Wednesday, February 14, 2018

The Hourly Intern & The Southwestern Advantage Sales Intern

Guaranteed hourly pay is a great fit for many people. It frustrates others to feel that they outwork their co-workers only to be paid the same rate; they would rather be paid according to their effort. In this article, we'll compare how savings can work between an hourly college intern (W-2) versus what a first year Southwestern Advantage sales intern (1099-MISC) can save before ever advancing into a leadership role. Sometimes this money & tax stuff gets dense. We'll try to keep this readable.

$20 per Hour
Let's say you intern at a local firm. This firm pays you a very generous $20 per hour and you work 35 hours each week. Your gross pay will be $700 ($20 X 35) per week. You're happy, your friends envy you, your parents are proud, life's great! But then, Uncle Sam immediately shows up to take his share: Social Security tax, Medicare tax, and Income tax. (State income tax varies; a few lucky states don't have this tax.)

Net Pay
Your net pay is what's actually on your paycheck once taxes are taken out. If you make $700 one week, your taxes may look something like this, depending on the state:

Federal income tax
11 % of gross pay
$700 x .11
= $77.00
State income tax*
4 % of gross pay
$700 x .04
= $28.00
Social Security tax
6.2 % of gross pay
$700 x .062
= $43.40
Medicare tax
1.45 % of gross pay
$700 x .0145
= $10.15
Total taxes

$700 – $158.55 = $541.45 on the paycheck

x12 week summer: $6,497.40

Oh right, it costs money to live life. Let’s be very conservative and assume you only spend a combined $100 per week on food, rent, transportation, and other expenses. After 12 weeks, you would have spent a minimum of $1200.

Your in-hand savings:  $5,297.40
Now, let’s look at a first year Southwestern Advantage sales intern (1099-MISC)
For context, in 2017, the #100 ranked First Year SWA Salesperson made a gross pre-tax profit of $8,474 which historically in our program is pretty standard for that ranking. Not high, not low, very normal.
How might this sort out with 1099-MISC tax status? First, you are not taxed immediately on your gross-profit. You are able to deduct your business expenses. Let’s take that $8,474 as our gross profit for this example and subtract the $2,000 you spent on business expenses like credit card processing fees, product freight, etc., and let's toss out an extra $500 just for good measure (make it rain!). The amount you're taxed on is now at $5,974.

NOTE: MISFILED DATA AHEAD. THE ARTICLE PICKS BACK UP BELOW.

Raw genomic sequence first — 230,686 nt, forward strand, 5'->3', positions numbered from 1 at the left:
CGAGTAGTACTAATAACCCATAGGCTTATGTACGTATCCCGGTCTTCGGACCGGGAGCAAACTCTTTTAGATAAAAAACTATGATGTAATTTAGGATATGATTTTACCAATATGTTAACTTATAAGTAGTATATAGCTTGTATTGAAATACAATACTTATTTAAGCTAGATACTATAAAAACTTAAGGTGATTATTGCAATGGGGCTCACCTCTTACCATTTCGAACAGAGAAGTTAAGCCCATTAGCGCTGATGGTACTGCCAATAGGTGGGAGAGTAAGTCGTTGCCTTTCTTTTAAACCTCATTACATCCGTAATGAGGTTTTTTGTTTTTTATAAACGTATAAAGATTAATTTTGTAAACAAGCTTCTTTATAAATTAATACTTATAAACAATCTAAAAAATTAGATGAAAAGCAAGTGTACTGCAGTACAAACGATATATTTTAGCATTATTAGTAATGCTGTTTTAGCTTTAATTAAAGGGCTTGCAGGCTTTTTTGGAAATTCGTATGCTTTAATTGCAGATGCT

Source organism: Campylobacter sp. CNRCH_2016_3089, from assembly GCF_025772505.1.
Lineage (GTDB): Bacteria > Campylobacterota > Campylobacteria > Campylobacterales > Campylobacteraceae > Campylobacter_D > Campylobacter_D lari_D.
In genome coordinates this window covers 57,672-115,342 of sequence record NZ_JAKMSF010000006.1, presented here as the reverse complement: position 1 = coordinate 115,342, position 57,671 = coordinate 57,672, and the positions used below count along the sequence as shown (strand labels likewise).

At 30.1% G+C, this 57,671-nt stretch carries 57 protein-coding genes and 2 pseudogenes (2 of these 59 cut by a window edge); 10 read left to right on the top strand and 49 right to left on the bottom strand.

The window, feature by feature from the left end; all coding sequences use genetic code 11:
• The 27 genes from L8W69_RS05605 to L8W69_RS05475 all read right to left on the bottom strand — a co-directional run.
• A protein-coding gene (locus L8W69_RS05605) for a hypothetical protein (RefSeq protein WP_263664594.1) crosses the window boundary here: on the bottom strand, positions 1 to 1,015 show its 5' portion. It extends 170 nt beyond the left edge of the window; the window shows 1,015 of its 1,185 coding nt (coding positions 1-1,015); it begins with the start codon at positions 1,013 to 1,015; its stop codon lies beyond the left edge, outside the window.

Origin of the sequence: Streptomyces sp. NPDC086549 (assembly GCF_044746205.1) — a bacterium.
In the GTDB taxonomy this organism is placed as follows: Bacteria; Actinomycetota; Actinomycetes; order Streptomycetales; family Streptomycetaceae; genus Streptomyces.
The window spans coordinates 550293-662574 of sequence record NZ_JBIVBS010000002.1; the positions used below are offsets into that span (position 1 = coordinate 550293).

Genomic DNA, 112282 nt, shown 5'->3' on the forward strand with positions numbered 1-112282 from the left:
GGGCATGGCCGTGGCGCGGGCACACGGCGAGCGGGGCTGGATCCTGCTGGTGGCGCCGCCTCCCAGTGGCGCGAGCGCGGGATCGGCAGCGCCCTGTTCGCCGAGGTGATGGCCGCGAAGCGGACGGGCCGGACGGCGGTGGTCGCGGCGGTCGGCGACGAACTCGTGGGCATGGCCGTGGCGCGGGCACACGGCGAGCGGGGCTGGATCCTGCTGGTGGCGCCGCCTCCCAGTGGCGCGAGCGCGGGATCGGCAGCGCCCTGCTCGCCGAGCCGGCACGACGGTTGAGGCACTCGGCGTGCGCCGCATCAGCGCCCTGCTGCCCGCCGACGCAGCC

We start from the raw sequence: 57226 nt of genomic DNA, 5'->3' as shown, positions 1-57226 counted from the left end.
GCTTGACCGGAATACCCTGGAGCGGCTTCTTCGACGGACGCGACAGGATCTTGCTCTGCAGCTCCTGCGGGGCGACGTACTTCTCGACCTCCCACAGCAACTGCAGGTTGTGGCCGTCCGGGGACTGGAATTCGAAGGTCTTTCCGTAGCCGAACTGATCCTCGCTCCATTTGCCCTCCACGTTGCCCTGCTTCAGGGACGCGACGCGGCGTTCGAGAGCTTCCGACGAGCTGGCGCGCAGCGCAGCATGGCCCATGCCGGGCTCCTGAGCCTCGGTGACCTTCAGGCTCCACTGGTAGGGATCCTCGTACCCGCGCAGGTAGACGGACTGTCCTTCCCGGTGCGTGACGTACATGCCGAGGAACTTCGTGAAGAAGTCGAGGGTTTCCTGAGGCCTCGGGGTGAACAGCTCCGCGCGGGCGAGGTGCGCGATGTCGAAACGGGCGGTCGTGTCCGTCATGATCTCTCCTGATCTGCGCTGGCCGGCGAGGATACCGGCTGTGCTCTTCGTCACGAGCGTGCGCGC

Next, you get to deduct what’s called a per-diem rate. Uncle Sam offers a variety of daily deductions for small business owners to help them better-afford food, travel, etc. Let’s use a common per-diem rate of $20/day. After 12 weeks, that’s $1,680. Now, this doesn’t decrease our in-hand money (you already deducted your expenses), this decreases the amount that’s taxed, which brings us down further to $4,294.
Every mile driven earns you 53.5¢ per mile in deductions (54.5¢ for 2018). Let’s say you drove 700 miles each week of the summer, for 8,400 total miles. You pick: deduct about $750 in total gas expenses or deduct $4,494 in mileage (pick mileage).

Good news, there are even more deductions you can take! But instead, let’s stop there. Why? Because your deductions have brought you down to $0 that Uncle Sam will now tax you on.

What if you don't make it down to $0? Starting in 2018, you can take advantage of the Qualified Business Income Deduction. QBID says that if you end up above 0 after you've exhausted all of your deductions, you can chop 20% more off that number before taxes kick in. Compare that to the $20/35 job with $158.55 taken out weekly for taxes.

Remember that $750 you spent on gas, though? That dropped your in-hand money from $5,974 to $5,224. So, in this hypothetical situation, you finished the summer having made $8,474 total, but after expenses, ending up with $5,224 in-hand. The $20/35 job had $5,297.40 in-hand.

These numbers are kinda close. So...
  • How likely is it to find a $20 per hour 35 hours per week summer job? Possible, sure; but probable? Is it more realistic to earn $15/hr and work fewer than 30 hours per week? 
$15 x 30 x 12 weeks = $5400 – taxes = $4,177
  • Say you land a $15/30 job, how likely is it that you’ll only spend $100 per week? Is it more realistic that you’ll spend ~$200/wk for 12 weeks?  
$4,177 – $2,400 = $1,777 saved
Consider what actually ends up in your pocket – the amount you save.
Hypothetical hourly intern: $1,777
Hypothetical SWA sales intern: $5,224

Lastly, cut $1,000 cash from the SWA sales intern's savings, and give a $1,000 cash bonus to the hourly intern. The SWA salesperson has still saved 80% more. This student is in a far better position to afford school, life, and start a Roth IRA before they even advance into the leadership opportunities within our program.
Southwestern Advantage interns understand that, in sales, working 3x as hard can save them 3x or more by the end of their summer.
Do you like the idea of your pay and savings being determined by your effort?
Do you think you could finish in the top 100?  

The above content was made possible by Southwestern Tax Services – a full-service tax firm within the Southwestern Family of Companies.

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